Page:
The Japanese auto industry suffered a fresh blow to its reputation Thursday as the transport ministry announced the recall of 4,000 Isuzu trucks, after Toyota said it was checking a fault with its top model.

Isuzu Motors, which is part owned by Toyota Motor Corp., was to recall the 4,286 natural-gas powered trucks in Japan from Friday, due to a natural-gas fuel leak that could result in fires in the cab, the transport ministry said.

Toyota is facing a new US probe into complaints of steering problems with its Corolla, the world's best-selling car, in a fresh setback to the crisis-hit auto giant's efforts to restore trust in its brand.

The Japanese maker, already pulling more than eight million cars worldwide over defects linked to more than 30 deaths, said Wednesday it was looking into the issue and would recall the Corolla if it found a dangerous flaw.

Another recall would deal a heavy blow to efforts by the world's biggest automaker to bounce back from a string of safety issues and criticism that it was slow to recall potentially dangerous vehicles.

The iconic company, whose global expansion pushed it past General Motors in 2008 as world number one, is facing a litany of complaints ranging from unintended acceleration to brake failure and steering problems.

Now Washington has launched an investigation into the 2009 and 2010 model Corollas over the steering issues, a US Transportation Department official told AFP on condition of anonymity.

The National Highway Traffic Safety Administration was expected to officially announce the probe - involving up to 500,000 vehicles - as early as Thursday.

"It's just one piece of bad news after another. We don't know what will come next," said Shigeru Matsumura, an auto analyst at SMBC Friend Research Center.

Investors fear Toyota "hasn't hit the bottom of the crisis yet," he said.

"The situation is so bad we can't even forecast what sales and earnings will be in the next quarter," warned Matsumura.

Toyota shares lost 0.59 percent to 3,360 yen Thursday. The stock has plunged about 20 percent since January 21 in response to the mass recalls, which have triggered fears for the brand image of the whole of corporate Japan.

US authorities on Tuesday demanded that Toyota hand over documents to prove it did not drag its feet in recalling the vehicles once it learnt about defects that can lead to unintended acceleration.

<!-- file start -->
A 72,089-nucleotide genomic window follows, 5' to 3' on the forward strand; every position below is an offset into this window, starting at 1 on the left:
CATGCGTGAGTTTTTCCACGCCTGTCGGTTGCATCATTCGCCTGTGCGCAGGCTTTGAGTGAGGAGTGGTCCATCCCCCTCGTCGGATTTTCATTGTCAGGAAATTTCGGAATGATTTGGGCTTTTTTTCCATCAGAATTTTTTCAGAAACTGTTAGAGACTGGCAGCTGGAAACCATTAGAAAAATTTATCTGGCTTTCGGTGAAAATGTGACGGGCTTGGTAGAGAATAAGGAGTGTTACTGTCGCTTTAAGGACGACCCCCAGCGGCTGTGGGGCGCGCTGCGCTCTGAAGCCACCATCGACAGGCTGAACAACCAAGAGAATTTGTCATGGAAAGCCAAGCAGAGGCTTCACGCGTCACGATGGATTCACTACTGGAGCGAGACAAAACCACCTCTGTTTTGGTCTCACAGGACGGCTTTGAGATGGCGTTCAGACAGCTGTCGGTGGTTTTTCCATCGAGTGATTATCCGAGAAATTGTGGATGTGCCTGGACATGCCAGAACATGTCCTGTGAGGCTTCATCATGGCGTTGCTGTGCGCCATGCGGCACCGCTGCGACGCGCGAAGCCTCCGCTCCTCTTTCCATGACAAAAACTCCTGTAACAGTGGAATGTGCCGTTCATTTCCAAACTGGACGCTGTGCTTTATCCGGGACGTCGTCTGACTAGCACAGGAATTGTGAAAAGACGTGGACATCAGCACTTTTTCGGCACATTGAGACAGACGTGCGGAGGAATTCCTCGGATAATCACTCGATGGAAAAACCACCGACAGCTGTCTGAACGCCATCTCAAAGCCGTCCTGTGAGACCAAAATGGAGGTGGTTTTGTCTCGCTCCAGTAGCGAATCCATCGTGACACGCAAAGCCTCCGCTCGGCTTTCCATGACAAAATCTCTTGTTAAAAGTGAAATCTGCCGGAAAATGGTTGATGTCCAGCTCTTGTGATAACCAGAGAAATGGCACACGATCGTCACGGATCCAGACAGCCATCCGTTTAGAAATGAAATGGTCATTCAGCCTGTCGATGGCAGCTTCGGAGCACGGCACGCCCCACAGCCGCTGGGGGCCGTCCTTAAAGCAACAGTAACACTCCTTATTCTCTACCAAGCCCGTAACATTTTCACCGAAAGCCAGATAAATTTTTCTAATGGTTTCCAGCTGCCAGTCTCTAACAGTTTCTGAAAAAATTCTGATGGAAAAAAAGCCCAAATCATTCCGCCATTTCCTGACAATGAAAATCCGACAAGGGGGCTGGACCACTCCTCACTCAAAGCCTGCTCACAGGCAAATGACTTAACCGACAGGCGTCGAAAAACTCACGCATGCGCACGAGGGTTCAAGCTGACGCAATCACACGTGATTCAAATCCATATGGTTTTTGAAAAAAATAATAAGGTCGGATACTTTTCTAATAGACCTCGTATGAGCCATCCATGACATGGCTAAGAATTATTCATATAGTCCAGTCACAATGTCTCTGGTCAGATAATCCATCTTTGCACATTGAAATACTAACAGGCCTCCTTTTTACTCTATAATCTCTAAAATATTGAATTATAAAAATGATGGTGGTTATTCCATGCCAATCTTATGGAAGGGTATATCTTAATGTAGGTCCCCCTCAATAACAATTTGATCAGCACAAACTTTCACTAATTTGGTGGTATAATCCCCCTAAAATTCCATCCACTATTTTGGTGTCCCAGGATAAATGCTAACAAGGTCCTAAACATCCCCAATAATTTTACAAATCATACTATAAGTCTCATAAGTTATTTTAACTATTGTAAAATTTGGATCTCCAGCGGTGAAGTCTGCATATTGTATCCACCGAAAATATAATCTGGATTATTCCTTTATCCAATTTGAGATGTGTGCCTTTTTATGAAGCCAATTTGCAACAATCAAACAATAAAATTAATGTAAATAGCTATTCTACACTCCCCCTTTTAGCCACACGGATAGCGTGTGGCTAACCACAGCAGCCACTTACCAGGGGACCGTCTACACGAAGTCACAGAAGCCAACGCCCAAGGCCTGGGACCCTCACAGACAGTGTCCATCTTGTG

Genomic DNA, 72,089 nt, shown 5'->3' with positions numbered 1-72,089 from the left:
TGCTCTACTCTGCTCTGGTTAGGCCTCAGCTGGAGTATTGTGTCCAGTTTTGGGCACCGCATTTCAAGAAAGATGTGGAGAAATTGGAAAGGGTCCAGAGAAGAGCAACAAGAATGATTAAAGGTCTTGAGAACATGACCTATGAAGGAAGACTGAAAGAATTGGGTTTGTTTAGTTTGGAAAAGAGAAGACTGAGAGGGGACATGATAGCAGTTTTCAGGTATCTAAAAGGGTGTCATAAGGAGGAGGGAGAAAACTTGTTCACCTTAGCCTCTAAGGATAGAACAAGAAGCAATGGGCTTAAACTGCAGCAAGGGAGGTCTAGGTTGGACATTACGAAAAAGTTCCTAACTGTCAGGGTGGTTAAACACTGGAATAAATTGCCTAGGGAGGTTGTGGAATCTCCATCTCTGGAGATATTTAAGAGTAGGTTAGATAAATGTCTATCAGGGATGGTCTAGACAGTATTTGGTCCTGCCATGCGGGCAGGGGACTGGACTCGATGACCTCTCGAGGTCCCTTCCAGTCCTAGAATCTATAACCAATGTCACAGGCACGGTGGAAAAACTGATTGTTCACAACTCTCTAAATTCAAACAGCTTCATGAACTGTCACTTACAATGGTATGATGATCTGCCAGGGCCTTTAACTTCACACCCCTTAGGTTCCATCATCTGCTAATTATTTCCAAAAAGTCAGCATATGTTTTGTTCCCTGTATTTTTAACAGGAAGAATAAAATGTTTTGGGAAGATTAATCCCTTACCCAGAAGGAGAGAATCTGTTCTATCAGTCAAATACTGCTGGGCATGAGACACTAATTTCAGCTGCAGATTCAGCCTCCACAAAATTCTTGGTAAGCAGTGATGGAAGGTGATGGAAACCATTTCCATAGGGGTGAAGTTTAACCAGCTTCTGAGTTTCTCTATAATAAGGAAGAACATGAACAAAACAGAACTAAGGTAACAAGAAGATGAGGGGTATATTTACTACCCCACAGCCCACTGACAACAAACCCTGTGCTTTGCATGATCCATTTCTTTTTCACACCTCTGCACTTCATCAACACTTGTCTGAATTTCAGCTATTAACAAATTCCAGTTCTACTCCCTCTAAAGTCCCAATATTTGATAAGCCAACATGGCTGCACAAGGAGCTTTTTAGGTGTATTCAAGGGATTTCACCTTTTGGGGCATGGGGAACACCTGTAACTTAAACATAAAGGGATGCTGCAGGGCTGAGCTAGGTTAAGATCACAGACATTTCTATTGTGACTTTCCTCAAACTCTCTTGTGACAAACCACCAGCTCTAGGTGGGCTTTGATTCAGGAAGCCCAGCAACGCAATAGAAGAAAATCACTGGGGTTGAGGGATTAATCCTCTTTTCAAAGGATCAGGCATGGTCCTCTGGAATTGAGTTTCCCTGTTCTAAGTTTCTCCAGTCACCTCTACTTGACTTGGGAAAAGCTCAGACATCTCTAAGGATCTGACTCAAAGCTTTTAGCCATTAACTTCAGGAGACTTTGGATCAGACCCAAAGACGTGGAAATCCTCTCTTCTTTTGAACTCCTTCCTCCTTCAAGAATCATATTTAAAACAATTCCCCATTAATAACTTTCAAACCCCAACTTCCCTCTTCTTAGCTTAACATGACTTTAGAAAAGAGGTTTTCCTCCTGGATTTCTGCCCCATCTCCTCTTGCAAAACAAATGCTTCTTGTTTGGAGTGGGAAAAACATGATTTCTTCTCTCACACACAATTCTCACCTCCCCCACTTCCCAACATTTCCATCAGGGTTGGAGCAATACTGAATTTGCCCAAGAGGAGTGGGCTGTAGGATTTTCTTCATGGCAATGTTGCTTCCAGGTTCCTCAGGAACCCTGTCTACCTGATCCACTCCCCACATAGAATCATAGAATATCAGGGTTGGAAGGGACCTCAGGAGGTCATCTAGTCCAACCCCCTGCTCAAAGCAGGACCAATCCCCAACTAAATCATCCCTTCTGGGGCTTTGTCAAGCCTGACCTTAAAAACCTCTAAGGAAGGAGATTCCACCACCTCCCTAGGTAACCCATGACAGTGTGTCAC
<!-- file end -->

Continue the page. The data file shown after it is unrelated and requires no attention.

There have been more than 160 complaints to US authorities since 2009 about the steering of the Corolla, the world's most popular car with global sales of more than 30 million since the first version was launched in the 1960s.

The 2009-2010 Corolla is among the models involved in Toyota's earlier recalls to fix the accelerator problem.

The number of complaints alleging deaths related to unintended acceleration in Toyota vehicles has surged to at least 34 since the company announced on January 26 it was suspending sales of eight models in the United States.

President Barack Obama's Transportation Secretary Ray LaHood has vowed "to hold Toyota's feet to the fire" to make sure its cars are safe.

The company faces dozens of lawsuits in the United States alleging Toyota was too slow to act on the problems. Experts say the legal action could potentially cost the company billions of dollars.

In a bid to prevent runaway car crashes, Toyota announced Wednesday that it would fit all new models with a system to cut engine power when the driver steps on the accelerator and brake pedals at the same time.

Toyota's president Akio Toyoda is under pressure to face US lawmakers over the safety issues.

But the Toyota family scion, under fire for his handling of the crisis, signalled he would miss a grilling by US lawmakers next week on the mass recalls, sending one of his top North America executives instead.

However, Toyoda - who is notoriously publicity shy - added that he would consider appearing before Congress if formally invited to do so.

US lawmakers will hold three separate congressional hearings in the coming weeks on the Toyota recalls - on February 23 and 24 as well as on March 2.

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